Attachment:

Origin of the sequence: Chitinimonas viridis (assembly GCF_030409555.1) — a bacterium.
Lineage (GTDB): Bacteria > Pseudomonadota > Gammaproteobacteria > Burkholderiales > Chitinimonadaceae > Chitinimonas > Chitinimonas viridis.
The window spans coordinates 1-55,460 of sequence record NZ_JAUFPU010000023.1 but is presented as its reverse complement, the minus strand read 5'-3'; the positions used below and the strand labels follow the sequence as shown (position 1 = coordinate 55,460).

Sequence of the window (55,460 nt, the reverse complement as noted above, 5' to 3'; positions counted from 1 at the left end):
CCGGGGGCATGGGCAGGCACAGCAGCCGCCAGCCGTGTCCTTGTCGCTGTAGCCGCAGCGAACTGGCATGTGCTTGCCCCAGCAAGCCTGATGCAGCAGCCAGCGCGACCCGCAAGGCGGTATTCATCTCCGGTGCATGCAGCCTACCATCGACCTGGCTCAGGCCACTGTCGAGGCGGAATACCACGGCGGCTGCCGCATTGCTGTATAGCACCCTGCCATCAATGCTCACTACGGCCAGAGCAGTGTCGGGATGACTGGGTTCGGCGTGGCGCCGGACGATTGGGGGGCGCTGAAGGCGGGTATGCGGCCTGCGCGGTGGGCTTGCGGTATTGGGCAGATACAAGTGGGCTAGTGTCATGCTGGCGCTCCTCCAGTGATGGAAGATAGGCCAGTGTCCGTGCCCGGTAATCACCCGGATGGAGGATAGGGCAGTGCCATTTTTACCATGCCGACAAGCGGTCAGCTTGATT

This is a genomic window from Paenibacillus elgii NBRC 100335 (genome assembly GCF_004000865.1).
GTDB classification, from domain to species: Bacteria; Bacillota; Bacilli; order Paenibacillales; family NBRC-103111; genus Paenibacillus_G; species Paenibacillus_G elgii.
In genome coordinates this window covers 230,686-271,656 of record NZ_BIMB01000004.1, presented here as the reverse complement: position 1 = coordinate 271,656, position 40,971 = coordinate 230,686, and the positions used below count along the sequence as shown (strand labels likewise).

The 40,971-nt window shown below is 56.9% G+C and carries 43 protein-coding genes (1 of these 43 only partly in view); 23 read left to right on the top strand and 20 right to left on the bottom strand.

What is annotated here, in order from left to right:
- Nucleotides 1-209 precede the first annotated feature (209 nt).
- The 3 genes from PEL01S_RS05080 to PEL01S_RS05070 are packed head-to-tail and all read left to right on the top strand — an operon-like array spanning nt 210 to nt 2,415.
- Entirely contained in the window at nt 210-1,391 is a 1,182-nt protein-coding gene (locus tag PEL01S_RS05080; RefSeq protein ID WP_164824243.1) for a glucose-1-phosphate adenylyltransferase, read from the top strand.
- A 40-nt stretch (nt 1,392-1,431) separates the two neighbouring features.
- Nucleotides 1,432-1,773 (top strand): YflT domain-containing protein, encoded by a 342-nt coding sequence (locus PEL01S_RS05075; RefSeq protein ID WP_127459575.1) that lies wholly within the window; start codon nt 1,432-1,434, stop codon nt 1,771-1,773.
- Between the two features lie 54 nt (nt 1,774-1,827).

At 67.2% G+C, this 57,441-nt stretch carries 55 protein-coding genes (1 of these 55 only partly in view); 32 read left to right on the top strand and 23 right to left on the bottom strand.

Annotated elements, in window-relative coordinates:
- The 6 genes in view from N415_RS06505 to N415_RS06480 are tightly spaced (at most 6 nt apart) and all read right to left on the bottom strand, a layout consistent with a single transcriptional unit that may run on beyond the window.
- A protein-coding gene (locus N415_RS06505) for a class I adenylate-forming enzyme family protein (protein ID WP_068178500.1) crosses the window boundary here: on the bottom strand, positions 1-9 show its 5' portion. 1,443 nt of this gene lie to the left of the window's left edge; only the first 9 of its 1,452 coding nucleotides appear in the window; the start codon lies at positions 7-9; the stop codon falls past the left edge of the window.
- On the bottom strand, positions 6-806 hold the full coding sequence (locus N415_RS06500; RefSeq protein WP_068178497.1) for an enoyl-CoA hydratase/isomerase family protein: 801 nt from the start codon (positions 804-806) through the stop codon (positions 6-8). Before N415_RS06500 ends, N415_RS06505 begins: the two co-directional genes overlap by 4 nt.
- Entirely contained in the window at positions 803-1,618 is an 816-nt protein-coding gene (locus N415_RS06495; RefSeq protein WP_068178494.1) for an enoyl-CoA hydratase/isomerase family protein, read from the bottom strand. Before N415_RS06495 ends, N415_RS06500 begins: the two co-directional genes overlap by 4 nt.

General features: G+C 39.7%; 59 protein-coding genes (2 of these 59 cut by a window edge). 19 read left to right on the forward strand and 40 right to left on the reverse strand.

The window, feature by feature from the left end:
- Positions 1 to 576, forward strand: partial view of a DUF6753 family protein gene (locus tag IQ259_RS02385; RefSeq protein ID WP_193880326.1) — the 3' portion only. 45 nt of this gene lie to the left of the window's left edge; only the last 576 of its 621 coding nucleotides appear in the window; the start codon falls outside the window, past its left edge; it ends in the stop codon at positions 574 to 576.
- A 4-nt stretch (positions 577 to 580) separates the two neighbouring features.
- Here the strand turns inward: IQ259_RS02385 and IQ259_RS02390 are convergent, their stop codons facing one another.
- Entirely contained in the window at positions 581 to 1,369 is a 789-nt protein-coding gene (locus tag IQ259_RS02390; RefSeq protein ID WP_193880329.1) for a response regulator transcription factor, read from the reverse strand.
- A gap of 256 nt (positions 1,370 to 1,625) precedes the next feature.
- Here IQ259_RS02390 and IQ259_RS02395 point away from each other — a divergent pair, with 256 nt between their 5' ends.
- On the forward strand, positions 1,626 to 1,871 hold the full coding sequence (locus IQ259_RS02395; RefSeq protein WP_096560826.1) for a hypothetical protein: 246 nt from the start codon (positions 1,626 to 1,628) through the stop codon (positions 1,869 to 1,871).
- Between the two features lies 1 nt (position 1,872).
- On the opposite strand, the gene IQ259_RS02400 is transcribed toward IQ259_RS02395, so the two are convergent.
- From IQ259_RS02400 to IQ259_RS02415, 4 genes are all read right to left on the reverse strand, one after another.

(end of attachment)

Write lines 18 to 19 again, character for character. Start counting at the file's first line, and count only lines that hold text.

Annotated elements, in window-relative coordinates:
- The 6 genes in view from N415_RS06505 to N415_RS06480 are tightly spaced (at most 6 nt apart) and all read right to left on the bottom strand, a layout consistent with a single transcriptional unit that may run on beyond the window.